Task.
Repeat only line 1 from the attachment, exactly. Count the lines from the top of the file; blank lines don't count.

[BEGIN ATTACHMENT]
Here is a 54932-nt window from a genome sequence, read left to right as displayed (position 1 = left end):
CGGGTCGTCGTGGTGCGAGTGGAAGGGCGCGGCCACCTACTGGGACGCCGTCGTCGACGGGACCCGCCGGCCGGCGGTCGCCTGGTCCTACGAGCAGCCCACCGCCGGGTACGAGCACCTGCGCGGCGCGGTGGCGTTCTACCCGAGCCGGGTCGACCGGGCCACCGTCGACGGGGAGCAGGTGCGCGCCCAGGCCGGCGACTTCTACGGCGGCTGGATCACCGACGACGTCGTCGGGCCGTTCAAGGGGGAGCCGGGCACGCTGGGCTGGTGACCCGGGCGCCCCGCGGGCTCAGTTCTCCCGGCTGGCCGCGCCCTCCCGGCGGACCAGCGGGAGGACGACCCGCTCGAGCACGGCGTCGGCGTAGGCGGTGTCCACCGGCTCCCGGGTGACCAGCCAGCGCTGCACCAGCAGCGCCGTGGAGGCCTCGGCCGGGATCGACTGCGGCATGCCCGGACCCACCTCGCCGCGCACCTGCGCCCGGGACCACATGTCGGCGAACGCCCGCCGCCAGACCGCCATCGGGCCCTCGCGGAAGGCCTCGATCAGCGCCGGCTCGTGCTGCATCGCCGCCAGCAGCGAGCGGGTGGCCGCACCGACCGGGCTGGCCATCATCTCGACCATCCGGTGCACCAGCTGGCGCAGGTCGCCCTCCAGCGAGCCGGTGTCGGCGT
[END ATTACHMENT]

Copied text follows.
Here is a 54932-nt window from a genome sequence, read left to right as displayed (position 1 = left end):